This game uses six-sided dice to decide the outcome of events. When your character attempts an action that has a significant chance of failure, roll a six-sided die to find out how it goes.

  • Roll an additional die if your character is an expert. Both skills and class abilities have rules for when someone is considered an expert.
  • Roll an additional die if your character is prepared. Characters are prepared if they are acting on specific knowledge, they have an item or ability that allows them to be prepared, or they have previously taken a specific action to prepare (see “Being prepared”).
  • Roll an additional die if someone has helped your character (see “Helping”).

The game master will help you determine how many dice to roll based on your character and the situation. Note that no more than four dice can be used for a roll.


Roll your dice and compare each die result to the appropriate number.

  • If you’re using mind (magic, knowledge, social skill, awareness), each die with a number that is less than your mind number counts as a success (rolling your number ).
  • If you’re using body (physical skills, strength, dexterity, endurance), each die with a number that is less than your body number counts as a success.


The number of successes from the dice roll determines the outcome of your character’s action.

0 successes is a failure. Your character’s action is not successful and the situation is becoming more challenging. This could be the result of an error your character made, but it could also be the result of someone else’s action, an unexpected circumstance, or a new development. The purpose of this is to create a change in the story that drives the plot forward. The game master will describe what happens.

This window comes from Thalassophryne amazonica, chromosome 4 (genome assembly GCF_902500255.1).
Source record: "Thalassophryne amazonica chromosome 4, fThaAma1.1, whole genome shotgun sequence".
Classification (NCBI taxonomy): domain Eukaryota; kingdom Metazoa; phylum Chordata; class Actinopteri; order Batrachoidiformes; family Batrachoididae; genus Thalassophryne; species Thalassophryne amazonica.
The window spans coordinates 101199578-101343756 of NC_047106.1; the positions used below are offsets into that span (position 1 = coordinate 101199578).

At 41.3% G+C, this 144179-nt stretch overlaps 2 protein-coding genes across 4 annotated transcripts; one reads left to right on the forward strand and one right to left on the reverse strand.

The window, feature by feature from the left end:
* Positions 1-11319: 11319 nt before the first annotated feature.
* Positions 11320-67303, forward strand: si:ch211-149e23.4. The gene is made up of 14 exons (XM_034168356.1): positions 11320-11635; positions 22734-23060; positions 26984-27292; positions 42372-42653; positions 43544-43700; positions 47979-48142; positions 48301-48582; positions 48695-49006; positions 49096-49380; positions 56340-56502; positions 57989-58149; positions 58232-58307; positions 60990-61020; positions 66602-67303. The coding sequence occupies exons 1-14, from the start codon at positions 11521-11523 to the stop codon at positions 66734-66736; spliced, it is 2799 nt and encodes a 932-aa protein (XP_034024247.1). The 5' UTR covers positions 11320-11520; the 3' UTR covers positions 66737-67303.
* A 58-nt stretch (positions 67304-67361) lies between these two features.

• The intensity of the consequences will match both the difficulty of the action and the danger in what is being attempted.
  • See “Plot advancing challenges” for details on possible outcomes of failed rolls.

1 success is a partial success. Your character’s action is successful, but just barely. The game master will create a limitation, side effect, or complication that accompanies their action. This is a milder version of the plot advancing challenges that come with character failure.

2 successes is a solid success. Your character accomplishes what they intended to.

3 successes is an outstanding success. Your character is extremely successful. The game master will create an additional benefit that the character receives as they accomplish their goal.


Plot advancing challenges: These are possible outcomes for failed rolls.

  • Magic rolls: When magic is being used, a failure means the magic has gone awry. Options include creating the opposite of the desired effect, the magic affecting a different set of people than desired, negative consequences to the caster, or the creation of strange, unexpected effects. There will usually be some relationship between the unexpected effect and what was attempted, though the connection might be quite bizarre. Magic gone awry can benefit opponents, hinder protagonists, or just make the overall situation more challenging.